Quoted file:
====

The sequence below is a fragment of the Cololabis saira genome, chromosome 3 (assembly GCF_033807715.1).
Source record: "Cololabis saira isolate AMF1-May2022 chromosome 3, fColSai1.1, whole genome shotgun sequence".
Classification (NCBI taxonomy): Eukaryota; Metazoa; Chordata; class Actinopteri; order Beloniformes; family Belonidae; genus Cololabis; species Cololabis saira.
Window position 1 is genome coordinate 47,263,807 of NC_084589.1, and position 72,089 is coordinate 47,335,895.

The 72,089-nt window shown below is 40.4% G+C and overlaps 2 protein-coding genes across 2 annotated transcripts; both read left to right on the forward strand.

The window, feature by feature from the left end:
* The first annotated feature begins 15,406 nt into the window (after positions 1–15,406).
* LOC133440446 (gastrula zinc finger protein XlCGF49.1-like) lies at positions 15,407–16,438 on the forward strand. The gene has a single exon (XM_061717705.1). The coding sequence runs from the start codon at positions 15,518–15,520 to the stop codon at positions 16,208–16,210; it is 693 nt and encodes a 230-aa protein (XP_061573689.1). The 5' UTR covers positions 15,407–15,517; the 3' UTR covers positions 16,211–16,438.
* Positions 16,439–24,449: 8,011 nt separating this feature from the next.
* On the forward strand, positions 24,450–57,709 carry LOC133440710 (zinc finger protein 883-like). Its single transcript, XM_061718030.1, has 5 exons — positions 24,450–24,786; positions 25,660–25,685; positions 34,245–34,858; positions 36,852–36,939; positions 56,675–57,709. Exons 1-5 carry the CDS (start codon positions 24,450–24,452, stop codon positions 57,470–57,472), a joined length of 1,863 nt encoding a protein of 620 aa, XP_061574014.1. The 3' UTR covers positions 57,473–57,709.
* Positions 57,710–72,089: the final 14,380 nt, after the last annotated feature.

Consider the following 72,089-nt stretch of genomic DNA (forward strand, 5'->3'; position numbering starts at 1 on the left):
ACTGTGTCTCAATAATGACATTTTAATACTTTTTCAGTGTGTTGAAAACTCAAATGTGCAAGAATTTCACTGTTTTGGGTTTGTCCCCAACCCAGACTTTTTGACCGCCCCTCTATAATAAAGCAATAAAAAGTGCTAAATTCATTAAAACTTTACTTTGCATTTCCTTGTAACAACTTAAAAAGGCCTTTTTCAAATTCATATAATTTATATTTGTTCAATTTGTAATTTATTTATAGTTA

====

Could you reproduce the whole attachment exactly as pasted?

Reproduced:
The sequence below is a fragment of the Cololabis saira genome, chromosome 3 (assembly GCF_033807715.1).
Source record: "Cololabis saira isolate AMF1-May2022 chromosome 3, fColSai1.1, whole genome shotgun sequence".
Classification (NCBI taxonomy): Eukaryota; Metazoa; Chordata; class Actinopteri; order Beloniformes; family Belonidae; genus Cololabis; species Cololabis saira.
Window position 1 is genome coordinate 47,263,807 of NC_084589.1, and position 72,089 is coordinate 47,335,895.

The 72,089-nt window shown below is 40.4% G+C and overlaps 2 protein-coding genes across 2 annotated transcripts; both read left to right on the forward strand.

The window, feature by feature from the left end:
* The first annotated feature begins 15,406 nt into the window (after positions 1–15,406).
* LOC133440446 (gastrula zinc finger protein XlCGF49.1-like) lies at positions 15,407–16,438 on the forward strand. The gene has a single exon (XM_061717705.1). The coding sequence runs from the start codon at positions 15,518–15,520 to the stop codon at positions 16,208–16,210; it is 693 nt and encodes a 230-aa protein (XP_061573689.1). The 5' UTR covers positions 15,407–15,517; the 3' UTR covers positions 16,211–16,438.
* Positions 16,439–24,449: 8,011 nt separating this feature from the next.
* On the forward strand, positions 24,450–57,709 carry LOC133440710 (zinc finger protein 883-like). Its single transcript, XM_061718030.1, has 5 exons — positions 24,450–24,786; positions 25,660–25,685; positions 34,245–34,858; positions 36,852–36,939; positions 56,675–57,709. Exons 1-5 carry the CDS (start codon positions 24,450–24,452, stop codon positions 57,470–57,472), a joined length of 1,863 nt encoding a protein of 620 aa, XP_061574014.1. The 3' UTR covers positions 57,473–57,709.
* Positions 57,710–72,089: the final 14,380 nt, after the last annotated feature.

Consider the following 72,089-nt stretch of genomic DNA (forward strand, 5'->3'; position numbering starts at 1 on the left):
ACTGTGTCTCAATAATGACATTTTAATACTTTTTCAGTGTGTTGAAAACTCAAATGTGCAAGAATTTCACTGTTTTGGGTTTGTCCCCAACCCAGACTTTTTGACCGCCCCTCTATAATAAAGCAATAAAAAGTGCTAAATTCATTAAAACTTTACTTTGCATTTCCTTGTAACAACTTAAAAAGGCCTTTTTCAAATTCATATAATTTATATTTGTTCAATTTGTAATTTATTTATAGTTA